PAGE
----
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31 January 2020

Beth Baird




Current position on infection rates and transmission


The new virus, known provisionally as 2019-nCoV, was first reported to the World Health Organisation (WHO) on 31 December and the outbreak has infected upward of 10,000 people to date, with at least 213 deaths in China. According to the WHO, an estimated 20% of cases in China are severely ill, but that calculation is based on known cases, and would not reflect mild, undetected ones. The overall number of infections is likely to be far higher and the WHO has today declared a global emergency.


The number of infections has more than tripled in the past week and there have been cases reported in 23 countries outside of China to date. The UK has today confirmed its first two cases, which is not unexpected given that a large number of individuals are known to have entered the country from Wuhan and Hubei prior to the quarantine being enforced.
There is little in the way of guidance from the Government as to when and how to contain workplace transmission and infection risk, and the information on the level of potential contagion is changing day by day. It has now been confirmed that there is an up to two-week incubation period where individuals remain asymptomatic but can still transmit the disease, which means that, for workplaces who have employees returning from either holidays or business trips to China, or who may have had face to face contact with individuals who could have been exposed, additional precautions are advisable.
From an employee safety perspective, employers should be aware that where an individual has returned from China and is permitted to attend the office, or has had contact with individuals who have returned to the UK from high risk areas, other employees may seek to absent themselves from the workplace if by attending they would be put to an imminent risk to their health. The relevant legislation is s44(1)(d) of the ERA, where an employee has a right not to be subjected to any detriment if that employee believes there is a serious and imminent danger to their health and/or safety.


Steps employers can take to minimise risks to staff:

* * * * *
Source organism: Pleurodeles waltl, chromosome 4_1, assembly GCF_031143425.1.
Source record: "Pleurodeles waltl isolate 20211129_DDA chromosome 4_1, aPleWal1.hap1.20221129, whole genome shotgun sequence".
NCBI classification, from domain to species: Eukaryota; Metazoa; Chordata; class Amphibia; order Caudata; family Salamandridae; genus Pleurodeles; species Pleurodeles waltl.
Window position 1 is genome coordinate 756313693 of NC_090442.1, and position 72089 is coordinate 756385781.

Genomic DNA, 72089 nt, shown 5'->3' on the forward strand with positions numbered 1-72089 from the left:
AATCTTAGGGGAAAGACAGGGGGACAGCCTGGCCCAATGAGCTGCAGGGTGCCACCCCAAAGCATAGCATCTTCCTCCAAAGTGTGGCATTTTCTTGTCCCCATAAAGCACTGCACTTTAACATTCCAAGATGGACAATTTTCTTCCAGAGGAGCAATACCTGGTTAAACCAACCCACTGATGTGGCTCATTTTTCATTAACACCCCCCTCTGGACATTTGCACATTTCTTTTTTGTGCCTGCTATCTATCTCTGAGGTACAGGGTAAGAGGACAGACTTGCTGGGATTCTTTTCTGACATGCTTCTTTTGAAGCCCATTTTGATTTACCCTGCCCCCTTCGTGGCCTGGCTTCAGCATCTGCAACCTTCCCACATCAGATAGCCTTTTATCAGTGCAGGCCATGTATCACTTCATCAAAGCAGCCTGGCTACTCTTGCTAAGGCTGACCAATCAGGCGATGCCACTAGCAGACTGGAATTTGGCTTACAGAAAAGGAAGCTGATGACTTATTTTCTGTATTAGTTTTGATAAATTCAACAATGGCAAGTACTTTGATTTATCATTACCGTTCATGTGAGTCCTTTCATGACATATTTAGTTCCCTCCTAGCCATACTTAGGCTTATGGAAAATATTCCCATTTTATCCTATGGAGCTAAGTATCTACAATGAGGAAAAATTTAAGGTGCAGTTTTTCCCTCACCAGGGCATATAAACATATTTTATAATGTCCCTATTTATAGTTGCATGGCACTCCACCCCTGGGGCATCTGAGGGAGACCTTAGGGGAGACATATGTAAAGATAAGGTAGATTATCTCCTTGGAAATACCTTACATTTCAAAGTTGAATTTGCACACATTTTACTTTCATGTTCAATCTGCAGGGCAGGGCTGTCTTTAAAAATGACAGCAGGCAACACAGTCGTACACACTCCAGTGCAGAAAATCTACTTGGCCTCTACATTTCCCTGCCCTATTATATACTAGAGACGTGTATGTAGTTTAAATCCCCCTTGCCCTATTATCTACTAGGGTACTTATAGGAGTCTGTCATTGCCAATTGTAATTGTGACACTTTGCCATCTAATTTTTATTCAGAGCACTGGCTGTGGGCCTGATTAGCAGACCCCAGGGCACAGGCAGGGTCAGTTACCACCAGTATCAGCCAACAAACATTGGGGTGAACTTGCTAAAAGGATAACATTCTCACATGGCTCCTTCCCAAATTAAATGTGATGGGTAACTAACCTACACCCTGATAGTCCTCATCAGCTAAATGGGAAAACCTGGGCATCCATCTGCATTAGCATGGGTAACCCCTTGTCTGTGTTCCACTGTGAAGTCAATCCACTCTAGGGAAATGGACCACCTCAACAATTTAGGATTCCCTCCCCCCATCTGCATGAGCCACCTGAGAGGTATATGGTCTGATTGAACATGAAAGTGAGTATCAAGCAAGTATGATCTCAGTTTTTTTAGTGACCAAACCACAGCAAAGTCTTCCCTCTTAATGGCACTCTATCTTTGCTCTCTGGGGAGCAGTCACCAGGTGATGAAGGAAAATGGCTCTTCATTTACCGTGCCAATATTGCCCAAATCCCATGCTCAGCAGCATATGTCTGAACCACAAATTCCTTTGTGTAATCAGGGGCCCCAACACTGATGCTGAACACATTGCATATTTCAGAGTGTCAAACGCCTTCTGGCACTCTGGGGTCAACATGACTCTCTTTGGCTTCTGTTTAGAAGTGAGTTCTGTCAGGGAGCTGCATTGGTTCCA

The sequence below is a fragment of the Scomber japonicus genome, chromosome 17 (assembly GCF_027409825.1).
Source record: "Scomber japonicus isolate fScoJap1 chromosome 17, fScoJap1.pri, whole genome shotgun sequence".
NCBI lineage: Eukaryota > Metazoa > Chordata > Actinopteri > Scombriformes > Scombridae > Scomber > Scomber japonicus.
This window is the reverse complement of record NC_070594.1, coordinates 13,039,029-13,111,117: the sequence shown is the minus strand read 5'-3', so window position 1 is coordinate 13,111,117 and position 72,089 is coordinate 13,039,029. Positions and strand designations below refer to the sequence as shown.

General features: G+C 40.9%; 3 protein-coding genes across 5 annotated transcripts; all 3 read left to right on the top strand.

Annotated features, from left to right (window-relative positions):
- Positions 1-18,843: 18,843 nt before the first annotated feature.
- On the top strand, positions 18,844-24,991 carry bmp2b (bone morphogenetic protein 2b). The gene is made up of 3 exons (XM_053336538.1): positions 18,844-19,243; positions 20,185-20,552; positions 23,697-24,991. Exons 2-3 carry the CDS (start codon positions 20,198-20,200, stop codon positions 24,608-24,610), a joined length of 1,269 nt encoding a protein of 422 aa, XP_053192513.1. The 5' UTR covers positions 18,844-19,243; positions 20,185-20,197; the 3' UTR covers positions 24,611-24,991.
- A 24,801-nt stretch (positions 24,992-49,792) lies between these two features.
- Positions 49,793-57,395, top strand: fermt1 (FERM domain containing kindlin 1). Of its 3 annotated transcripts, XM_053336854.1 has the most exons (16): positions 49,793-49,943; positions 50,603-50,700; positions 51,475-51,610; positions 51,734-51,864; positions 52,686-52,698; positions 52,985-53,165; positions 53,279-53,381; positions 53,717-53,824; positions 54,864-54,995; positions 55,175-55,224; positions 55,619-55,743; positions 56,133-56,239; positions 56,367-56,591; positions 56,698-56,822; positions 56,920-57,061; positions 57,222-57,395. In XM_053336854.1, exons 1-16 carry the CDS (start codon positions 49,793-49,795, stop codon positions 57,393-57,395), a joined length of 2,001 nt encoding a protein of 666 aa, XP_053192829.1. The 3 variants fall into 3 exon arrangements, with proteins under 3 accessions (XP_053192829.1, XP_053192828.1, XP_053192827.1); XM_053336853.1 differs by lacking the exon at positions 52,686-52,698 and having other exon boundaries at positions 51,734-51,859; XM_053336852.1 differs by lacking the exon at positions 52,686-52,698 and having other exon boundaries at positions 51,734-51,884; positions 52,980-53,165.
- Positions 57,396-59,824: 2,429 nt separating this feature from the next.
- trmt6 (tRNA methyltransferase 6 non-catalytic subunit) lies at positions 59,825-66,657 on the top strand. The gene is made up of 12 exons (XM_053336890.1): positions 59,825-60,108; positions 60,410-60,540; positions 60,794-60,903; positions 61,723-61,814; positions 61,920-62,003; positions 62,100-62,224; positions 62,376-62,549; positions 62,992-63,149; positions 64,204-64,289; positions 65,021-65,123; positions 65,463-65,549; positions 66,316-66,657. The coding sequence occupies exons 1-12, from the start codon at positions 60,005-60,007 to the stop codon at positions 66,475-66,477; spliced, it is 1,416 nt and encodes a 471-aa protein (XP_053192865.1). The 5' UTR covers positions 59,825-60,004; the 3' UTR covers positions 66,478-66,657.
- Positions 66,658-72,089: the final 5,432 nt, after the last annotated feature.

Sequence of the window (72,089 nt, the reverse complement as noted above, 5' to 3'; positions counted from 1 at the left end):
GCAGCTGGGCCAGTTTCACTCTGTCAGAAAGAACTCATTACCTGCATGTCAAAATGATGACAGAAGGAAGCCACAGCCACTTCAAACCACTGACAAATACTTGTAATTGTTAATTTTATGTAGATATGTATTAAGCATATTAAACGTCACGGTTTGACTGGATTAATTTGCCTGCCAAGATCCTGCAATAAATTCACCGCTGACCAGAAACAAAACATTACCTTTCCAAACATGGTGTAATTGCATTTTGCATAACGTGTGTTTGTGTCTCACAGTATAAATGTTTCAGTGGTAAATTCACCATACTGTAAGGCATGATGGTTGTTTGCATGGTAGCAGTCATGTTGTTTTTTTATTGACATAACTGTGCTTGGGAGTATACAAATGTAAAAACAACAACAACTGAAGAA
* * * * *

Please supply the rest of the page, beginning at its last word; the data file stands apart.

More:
1. Any employees who are returning to the UK from China can be asked to work from home for a period of two weeks.
2. Asking any employee who has had face to face contact with an individual or client recently returned from a high risk/quarantined area, such as Hubei province, to work from home for a period of two weeks from the date that they met with that individual.
3. Cease face to face meetings and events with clients who have links to high risk and/or quarantined areas, with business conducted by phone and email.
4. Provide hand gel at the entrance to the offices and request that all staff use this on entering the room. Face masks can also be provided for any staff who wish to use them.
5. Improve hygiene by providing disinfectant wipes for staff to use to clean work surfaces and equipment.
6. Ask staff to report any suspected infections, or contact with those who are or may have been infected (especially due to recent travel), to one designated member of staff, who can be the point of contact for Coronavirus concerns and co-ordinating the Employer’s response.
7. Suggest that staff try to avoid face to face contact socially with anyone they know who has recently returned from or has links to quarantined or high- risk areas until the situation on confirmed cases and transmission rates becomes clearer.
8. Encourage employees to review company sick leave and paid time off policies (not just those who are required to travel), and remind employees to stay home if they are feeling ill, and of other basic steps they can take to guard against illness (i.e., avoiding contact with those they know to be ill; washing their hands, etc.).


Employers will want to inform employees that management is apprised of, and carefully monitoring the outbreak, particularly as it relates to company travel to and from an infected region, and in terms of contact with customers and suppliers. When providing education and information on the virus itself we suggest that it should be brief, and reiterate only what official sources have issued: “less is more” in many ways. However, employers can provide employees with links to appropriate government agencies, health organisations, and other resources if they wish to to learn more about the virus.

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Beth Baird